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On History in Fiction and me: the current state of play

I’ve done almost all my teaching prep for tomorrow. It was very interesting, because tomorrow’s class is pretty much what I’ve been researching recently but from a writer’s point of view. When I first taught this, I used the same notes for writer’s and researcher’s views, but now I have clearly bifurcated lines. This is one of the reasons the book is undergoing changes: I think it was originally a manual for writers (for people kept asking me for that) and now it most definitely isn’t. The two don’t fit in the same space anymore because my understanding has changed so very much.

And this is why writers should also engage in research if they’re going to teach other writers. I am so much better as a teacher for this work. I can teach beyond my own experience, but also beyond current popular knowledge. And I know enough to break it down into digestible portions. This latter is so not as easy as it ought to be.

I calculated last time I taught this one day workshop that I was saving some writers five to ten years of research. Now, I’m doing a lot more than that. It’s not only a matter of shortcuts, but of understanding so that writers can make decisions that are in line with the book they want to write. The story can come first, without as much faffing on the sidelines.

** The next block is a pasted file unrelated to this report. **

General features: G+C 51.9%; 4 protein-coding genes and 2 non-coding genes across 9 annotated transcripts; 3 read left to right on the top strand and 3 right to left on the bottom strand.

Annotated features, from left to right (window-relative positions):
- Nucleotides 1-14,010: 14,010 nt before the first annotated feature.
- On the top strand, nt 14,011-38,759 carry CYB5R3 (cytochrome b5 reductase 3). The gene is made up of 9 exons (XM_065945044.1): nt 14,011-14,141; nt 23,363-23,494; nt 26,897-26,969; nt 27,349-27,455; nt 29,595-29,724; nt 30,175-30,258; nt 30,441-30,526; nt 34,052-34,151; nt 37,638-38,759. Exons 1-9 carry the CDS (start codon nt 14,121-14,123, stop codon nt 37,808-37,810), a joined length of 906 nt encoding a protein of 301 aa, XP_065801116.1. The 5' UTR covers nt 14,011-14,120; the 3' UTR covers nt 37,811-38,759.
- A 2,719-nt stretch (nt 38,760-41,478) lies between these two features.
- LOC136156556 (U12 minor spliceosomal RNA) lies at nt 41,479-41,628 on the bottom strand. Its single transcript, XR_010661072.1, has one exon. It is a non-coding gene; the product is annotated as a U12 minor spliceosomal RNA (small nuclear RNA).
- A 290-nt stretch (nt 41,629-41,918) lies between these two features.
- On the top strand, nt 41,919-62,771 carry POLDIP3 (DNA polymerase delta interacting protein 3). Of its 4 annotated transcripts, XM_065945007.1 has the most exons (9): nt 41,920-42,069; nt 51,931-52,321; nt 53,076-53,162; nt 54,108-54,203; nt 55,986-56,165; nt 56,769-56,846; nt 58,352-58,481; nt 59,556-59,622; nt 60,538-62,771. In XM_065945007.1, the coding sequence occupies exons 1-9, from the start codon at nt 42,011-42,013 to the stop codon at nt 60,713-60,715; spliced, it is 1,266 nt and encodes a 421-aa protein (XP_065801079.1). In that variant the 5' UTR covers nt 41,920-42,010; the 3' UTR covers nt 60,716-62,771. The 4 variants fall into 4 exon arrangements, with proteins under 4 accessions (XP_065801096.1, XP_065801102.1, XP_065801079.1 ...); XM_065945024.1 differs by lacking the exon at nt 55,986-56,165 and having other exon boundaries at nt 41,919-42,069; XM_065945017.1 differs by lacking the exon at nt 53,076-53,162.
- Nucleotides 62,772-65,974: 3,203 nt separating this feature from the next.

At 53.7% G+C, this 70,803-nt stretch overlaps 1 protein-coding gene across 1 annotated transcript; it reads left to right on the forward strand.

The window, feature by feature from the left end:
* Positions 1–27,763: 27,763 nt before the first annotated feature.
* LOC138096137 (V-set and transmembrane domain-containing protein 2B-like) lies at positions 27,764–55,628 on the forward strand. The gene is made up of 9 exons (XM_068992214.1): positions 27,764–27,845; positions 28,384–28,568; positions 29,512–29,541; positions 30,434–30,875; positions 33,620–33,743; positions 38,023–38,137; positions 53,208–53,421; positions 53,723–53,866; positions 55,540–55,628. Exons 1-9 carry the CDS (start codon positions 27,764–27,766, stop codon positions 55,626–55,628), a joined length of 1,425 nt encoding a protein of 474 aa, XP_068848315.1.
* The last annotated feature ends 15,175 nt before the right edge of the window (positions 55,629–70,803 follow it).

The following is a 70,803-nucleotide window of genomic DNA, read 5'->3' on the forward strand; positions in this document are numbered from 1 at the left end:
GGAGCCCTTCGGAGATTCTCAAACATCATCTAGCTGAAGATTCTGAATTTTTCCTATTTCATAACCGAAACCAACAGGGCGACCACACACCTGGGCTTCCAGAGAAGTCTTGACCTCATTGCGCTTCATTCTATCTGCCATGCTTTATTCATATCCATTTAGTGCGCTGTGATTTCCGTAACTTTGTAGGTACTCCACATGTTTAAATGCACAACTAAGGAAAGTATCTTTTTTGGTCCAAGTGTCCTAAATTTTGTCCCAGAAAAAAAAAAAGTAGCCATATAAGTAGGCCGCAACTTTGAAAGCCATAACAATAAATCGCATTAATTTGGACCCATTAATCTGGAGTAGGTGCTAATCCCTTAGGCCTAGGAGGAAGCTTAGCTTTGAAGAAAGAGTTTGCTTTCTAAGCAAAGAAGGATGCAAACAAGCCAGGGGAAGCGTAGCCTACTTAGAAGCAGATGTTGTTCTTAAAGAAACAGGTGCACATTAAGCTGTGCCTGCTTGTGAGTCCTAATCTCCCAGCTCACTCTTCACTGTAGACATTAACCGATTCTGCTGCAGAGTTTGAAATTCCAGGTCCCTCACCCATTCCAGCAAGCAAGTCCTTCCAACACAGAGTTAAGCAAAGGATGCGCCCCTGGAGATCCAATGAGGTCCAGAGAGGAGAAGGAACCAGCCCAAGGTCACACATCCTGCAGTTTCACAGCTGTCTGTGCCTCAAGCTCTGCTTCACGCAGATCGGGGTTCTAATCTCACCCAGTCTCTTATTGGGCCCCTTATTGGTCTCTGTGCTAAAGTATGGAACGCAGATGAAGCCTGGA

I won’t be talking about theory so much, tomorrow. That’s for the book. What I’ll be working through is the writer’s relationship with the history they need to use for the novel, and how that differs from the history they think they know and the history of historians. And I’m going to talk about actual tools for working through all this in a way that works for each writer and for quite specific novels. This includes a bit of research 101 and basic historiography, but these aren’t the focus of the workshop: the focus is the narrative. I want good novels, not bad history.

Now that teaching prep is done, it’s just me and my book until 5 pm, but after that I’ll take some time off, so that I can keep the distinction clear between the needs of writers and the shape of what writers do.

I know there are still people out there who want me to write the manual for writers on history in fiction. I don’t know if there are educational publishers who will take a short volume (or any at all – it’s a very specific subject after all), and I’m not willing to spend time on a long volume for it would get in the way of my research and it would get in the way of my fiction writing. I don’t have energy to chase it at this moment, anyhow. I’ll teach it instead. Like tomorrow, at the ACT Writers’ Centre.

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